What if my parents weren’t arranged for marriage and got to choose who they married and truly loved? I wonder if my mom would have been a completely different woman living for herself…a respected, strong, independent, loved by her man woman who would pour that same power and love into her kids. Would I have “turned out” differently?
What if I was an only child versus a middle one? I wonder if the trajectory of my life would have been different. Would I have gotten more attention, more love, more support? Would I have turned out differently?
What if NO colleges accepted me? I wonder where I would be today. (I only got into 1 school, so there wasn’t much of a choice for me)
What if my sister and I grew up as best friends rather than competitors and frenemies? I wonder if…
What if I did not have a child at the age of 25 and never became a single mom? I wonder if...
What if our family owned a dog growing up? I wonder if…
What if I knew what I wanted to do in life when I was in high school and pursued that in college? I wonder if I would be making 6 figures right now…
What if I ended up meeting and marrying a life partner and companion? Instead of being a never-married 43-year-old single mom and Indian woman, I wonder if I would have been treated differently by my extended family or in my professional and personal adulthood today.
There are so many more! You get my point. The What Ifs seem like they play off regrets (big or small) or possibly alternative scenarios you have thought about before and wished for at one point in your life or another. I can look back at these bullet points and feel like answering them is easy. I would and could build this ultimately positive answer that involved visions and experiences where I lived in the dream city, in the best neighborhood, had a ton of friends, lived in the biggest house with my family, who were all best friends and loved each other. And I would probably be married with kids working like an average American like we all are.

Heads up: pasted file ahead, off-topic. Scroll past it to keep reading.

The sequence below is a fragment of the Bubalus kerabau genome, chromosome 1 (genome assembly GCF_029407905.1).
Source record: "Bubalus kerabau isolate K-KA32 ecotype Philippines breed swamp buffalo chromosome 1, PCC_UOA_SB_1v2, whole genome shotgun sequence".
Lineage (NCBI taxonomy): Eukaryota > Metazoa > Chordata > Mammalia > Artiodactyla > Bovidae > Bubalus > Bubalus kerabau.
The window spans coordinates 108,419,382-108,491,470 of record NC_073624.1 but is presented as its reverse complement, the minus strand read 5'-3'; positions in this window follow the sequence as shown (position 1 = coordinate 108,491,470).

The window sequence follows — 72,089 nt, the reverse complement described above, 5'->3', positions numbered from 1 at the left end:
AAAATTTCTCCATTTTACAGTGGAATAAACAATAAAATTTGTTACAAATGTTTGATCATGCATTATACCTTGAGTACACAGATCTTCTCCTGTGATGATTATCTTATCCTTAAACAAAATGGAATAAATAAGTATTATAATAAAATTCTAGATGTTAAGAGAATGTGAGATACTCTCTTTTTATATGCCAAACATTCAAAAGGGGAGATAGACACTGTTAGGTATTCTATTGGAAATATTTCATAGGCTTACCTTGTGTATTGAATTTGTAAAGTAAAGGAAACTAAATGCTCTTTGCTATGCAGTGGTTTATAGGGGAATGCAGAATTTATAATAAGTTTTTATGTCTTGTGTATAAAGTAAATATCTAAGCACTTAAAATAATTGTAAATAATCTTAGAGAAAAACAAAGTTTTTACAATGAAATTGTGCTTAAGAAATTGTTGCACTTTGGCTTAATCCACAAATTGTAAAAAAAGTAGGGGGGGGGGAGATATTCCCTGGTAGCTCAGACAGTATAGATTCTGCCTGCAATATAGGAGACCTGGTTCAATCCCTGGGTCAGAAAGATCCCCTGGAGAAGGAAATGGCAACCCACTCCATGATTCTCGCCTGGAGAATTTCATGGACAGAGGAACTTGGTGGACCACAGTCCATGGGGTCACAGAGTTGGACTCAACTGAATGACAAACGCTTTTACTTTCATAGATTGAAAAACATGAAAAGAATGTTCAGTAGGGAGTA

Playing the game of What If is a waste of time for you mentally. It’s like you are just asking to tell yourself and come up with a make-believe world and story about yourself. You get to answer the What If and come up with some magical, ideal vision and life story to possibly make yourself feel better. No one has time to play this game and should not make time in their day, or mind for that matter. I try to actively catch myself from thinking about random and weird What If scenarios that pop up now.
Perhaps I need to rephrase my game to Shoulda, Coulda, Woulda. To me, that at least demonstrates acknowledgment that yes, other paths offered during your lifetime could have been way better, easier or healthier, etc. But focus on the here and now. How you are built here and now. Looking back, I coulda, woulda, and shoulda have done things differently or put myself in better situations, but rather than regret, it seems like a reflection to me phrasing it like that.
Thinking about this post, do you play this game in your head? What would your bullet points be? It's an interesting exercise to do with yourself, but don't get sucked into your mental vortex about it. Like I said it's too deep and too much if you ask me, but that’s what my therapist is for...to help me not play games in my head and to face reality HEAD ON.